- to cease or fail to remember; be unable to recall: to forget someone's name.
- to omit or neglect unintentionally: I forgot to shut the window before leaving.
- to leave behind unintentionally; neglect to take: to forget one's keys.
- to omit mentioning; leave unnoticed.
- to fail to think of; take no note of.
- to neglect willfully; disregard or slight.
- to cease or omit to think of something.
- forget oneself, to say or do something improper or unbefitting one's rank, position, or character.
Origin of forget
Examples from the Web for unforgetting
O shade of Algernon Etheridge, unforgetting and unforgiving!Dark Hollow
Anna Katherine Green
It was only in after years that this bit of ground was bought, and walled in, and cared for, by unforgetting survivors.The Stones of Paris in History and Letters, Volume II (of 2)
Benjamin Ellis Martin
Scarce otherwise, surely, than the unforgotten dead are alive—alive in unforgetting love.Vanishing Roads and Other Essays
Richard Le Gallienne
He had pleaded for the Christ-law of forgiven sins, but in his veins ran the unforgetting blood of warring generations.When 'Bear Cat' Went Dry
Charles Neville Buck
Unforgiving and unforgetting, no trifle was beneath the minute vigilance of the Holy Office.A History of The Inquisition of The Middle Ages; volume I
Henry Charles Lea
- (when tr, may take a clause as object or an infinitive) to fail to recall (someone or something once known); be unable to remember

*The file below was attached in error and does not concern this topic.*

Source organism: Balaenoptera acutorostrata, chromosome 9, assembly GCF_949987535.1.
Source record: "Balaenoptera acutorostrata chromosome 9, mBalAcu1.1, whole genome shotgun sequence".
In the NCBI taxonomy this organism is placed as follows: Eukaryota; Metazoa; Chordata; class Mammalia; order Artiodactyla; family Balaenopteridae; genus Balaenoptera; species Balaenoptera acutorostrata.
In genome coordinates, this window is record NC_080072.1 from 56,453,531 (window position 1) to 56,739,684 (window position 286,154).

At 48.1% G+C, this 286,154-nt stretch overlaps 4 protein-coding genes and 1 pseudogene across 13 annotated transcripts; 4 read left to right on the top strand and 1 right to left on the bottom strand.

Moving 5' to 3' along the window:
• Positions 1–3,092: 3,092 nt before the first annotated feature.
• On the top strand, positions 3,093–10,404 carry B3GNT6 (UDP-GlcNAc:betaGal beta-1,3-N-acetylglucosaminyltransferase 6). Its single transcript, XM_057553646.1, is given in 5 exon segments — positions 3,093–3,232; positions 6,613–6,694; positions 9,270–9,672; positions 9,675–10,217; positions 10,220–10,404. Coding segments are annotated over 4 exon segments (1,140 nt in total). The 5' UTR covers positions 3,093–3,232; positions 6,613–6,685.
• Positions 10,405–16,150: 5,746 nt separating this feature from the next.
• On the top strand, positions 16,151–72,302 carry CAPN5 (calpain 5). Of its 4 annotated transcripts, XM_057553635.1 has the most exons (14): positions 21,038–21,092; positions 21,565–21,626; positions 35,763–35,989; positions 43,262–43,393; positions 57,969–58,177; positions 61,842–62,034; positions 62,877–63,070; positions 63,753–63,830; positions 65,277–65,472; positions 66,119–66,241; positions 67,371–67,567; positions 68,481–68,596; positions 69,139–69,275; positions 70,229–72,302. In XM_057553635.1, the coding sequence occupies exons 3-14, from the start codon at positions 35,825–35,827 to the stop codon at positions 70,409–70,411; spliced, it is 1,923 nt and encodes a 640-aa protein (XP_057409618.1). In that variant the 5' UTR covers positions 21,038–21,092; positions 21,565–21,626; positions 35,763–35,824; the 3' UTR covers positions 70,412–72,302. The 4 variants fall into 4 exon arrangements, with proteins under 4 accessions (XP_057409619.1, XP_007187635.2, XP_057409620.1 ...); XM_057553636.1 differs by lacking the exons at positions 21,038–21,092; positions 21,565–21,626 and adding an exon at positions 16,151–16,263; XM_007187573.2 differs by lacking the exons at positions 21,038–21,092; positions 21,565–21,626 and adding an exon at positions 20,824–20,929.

- (tr; may take a clause as object or an infinitive) to neglect, usually as the result of an unintentional error
- (tr) to leave behind by mistake
- (tr) to disregard intentionally
- (when tr, may take a clause as object) to fail to mention
- forget oneself
- to act in an improper manner
- to be unselfish
- to be deep in thought
- forget it! an exclamation of annoyed or forgiving dismissal of a matter or topic
Word Origin and History for unforgetting
Old English forgietan, from for-, used here with negative force, "away, amiss, opposite" + gietan "to grasp" (see get). To "un-get," hence "to lose" from the mind. A common Germanic construction (cf. Old Saxon fargetan, Old Frisian forjeta, Dutch vergeten, Old High German firgezzan, German vergessen "to forget"). The literal sense would be "to lose (one's) grip on," but that is not recorded in any Germanic language. Related: Forgetting; forgot; forgotten.